Epic boss Mike Capps believes rampant software piracy is to blame for the noticeable decline of PC gaming and the rise of the console as a lucrative platform.
"Piracy's already had its impact [on the PC market]. If you walked into this place six years ago, Epic was a PC company and always had been. We did one PS2 launch title, which was a port of Unreal Tournament, and everything else was PC," Capps told Edge.
"And now, if you read our forums, people are saying: 'Why do you hate the PC? You're a console-only company.' And guess what? It's because the money's on console."
Nevertheless, Capps emphasized that the studio had not abandoned the stalwart PC as a viable gaming platform.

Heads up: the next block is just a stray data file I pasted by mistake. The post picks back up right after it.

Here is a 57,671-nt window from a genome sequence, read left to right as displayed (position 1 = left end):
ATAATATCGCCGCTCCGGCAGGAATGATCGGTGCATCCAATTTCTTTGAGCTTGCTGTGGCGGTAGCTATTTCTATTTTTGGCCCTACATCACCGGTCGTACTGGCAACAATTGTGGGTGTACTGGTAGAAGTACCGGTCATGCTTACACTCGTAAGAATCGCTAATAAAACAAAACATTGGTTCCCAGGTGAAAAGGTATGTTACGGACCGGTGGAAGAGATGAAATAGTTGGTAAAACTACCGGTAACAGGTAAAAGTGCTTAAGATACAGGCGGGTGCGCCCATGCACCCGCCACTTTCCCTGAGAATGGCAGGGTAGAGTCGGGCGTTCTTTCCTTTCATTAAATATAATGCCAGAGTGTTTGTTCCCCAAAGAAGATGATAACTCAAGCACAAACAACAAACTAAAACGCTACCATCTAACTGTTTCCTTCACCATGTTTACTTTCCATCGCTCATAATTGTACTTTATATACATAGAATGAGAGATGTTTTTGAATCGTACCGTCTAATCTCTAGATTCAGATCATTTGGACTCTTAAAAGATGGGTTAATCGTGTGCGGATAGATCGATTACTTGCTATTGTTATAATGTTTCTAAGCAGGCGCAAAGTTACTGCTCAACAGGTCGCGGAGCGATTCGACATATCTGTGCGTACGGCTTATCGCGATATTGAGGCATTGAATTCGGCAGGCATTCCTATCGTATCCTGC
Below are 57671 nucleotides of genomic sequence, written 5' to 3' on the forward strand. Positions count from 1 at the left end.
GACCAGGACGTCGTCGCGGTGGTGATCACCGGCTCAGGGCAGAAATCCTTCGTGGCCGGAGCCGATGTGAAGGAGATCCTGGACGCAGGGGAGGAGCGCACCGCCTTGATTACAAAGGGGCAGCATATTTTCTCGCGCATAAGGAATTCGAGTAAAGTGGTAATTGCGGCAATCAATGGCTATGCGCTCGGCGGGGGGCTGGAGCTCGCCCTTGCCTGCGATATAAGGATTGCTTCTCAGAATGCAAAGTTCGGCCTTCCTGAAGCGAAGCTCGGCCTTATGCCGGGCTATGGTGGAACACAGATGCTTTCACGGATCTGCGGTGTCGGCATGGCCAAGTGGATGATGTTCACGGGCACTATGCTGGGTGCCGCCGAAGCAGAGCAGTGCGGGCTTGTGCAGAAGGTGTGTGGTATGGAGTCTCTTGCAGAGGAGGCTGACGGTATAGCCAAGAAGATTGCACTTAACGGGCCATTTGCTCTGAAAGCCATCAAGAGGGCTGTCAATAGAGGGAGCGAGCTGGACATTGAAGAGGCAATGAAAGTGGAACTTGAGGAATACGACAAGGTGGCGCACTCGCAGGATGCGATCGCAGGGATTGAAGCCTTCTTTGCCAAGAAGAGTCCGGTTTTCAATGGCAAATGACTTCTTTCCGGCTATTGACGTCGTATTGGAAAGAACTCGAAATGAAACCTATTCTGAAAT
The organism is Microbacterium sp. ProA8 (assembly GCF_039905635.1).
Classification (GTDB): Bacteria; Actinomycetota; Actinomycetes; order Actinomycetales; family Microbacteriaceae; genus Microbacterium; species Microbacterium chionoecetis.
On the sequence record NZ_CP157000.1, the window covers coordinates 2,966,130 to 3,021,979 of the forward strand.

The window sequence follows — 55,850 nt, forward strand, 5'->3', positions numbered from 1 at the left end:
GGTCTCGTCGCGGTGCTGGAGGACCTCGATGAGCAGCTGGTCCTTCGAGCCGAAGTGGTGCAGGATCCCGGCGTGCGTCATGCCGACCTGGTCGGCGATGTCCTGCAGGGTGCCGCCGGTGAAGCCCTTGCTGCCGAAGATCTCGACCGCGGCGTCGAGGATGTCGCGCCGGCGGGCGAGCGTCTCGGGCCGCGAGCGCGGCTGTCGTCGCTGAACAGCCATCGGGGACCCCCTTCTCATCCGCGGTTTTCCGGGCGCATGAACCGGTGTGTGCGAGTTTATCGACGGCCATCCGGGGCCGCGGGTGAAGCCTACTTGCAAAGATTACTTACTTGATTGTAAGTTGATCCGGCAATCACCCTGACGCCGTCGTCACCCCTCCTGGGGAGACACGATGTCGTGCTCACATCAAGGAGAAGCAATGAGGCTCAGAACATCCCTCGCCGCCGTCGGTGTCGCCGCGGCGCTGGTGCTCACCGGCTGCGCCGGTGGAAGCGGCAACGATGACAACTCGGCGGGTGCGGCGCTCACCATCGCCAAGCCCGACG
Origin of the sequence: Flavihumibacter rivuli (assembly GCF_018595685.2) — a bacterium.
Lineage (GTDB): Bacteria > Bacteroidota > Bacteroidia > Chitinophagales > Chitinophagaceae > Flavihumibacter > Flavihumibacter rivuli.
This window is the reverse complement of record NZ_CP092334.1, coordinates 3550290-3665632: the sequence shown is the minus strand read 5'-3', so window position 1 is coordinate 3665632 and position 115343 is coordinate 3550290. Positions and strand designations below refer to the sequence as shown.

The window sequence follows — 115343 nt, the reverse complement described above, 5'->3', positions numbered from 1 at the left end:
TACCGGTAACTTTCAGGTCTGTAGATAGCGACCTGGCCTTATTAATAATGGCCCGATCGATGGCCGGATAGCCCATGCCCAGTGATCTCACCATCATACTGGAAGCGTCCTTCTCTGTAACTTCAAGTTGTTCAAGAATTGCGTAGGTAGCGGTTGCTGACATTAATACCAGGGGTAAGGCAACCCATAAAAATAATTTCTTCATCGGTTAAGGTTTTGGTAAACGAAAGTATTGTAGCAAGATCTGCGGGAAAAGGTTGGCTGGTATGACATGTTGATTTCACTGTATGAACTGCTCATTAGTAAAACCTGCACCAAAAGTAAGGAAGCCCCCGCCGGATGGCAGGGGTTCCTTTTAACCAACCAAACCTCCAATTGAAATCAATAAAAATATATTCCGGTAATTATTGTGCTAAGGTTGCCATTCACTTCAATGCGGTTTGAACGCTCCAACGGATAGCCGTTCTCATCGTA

"We still do PC, we love the PC, but we already saw the impact of piracy: it killed a lot of great independent developers and completely changed our business model. [But] there's certainly a light for PC gaming.
"Most publishers I'm speaking to right now think their money's going to be shifting back to PC and away from traditional consoles, just because folks are in that mode of wanting to spend a little bit of time every now and then, and paying money to save time because there's so much media competing for it."
However, Jim Sterling of Destructoid reacted to Capps' claim with obvious skepticism.
"It's interesting that piracy seems to be doing a lot of 'killing' and yet Valve, still the last bastion of PC gaming, seems to have no problem selling its games, or indeed any of the popular games on Steam," wrote Sterling.
"While I am certainly not trying to downplay the fact that piracy is a real problem, I do believe there are solutions already in place, but publishers would rather mess around with customer-burning DRM and insulting restrictions rather than lower themselves to a more reasonable level."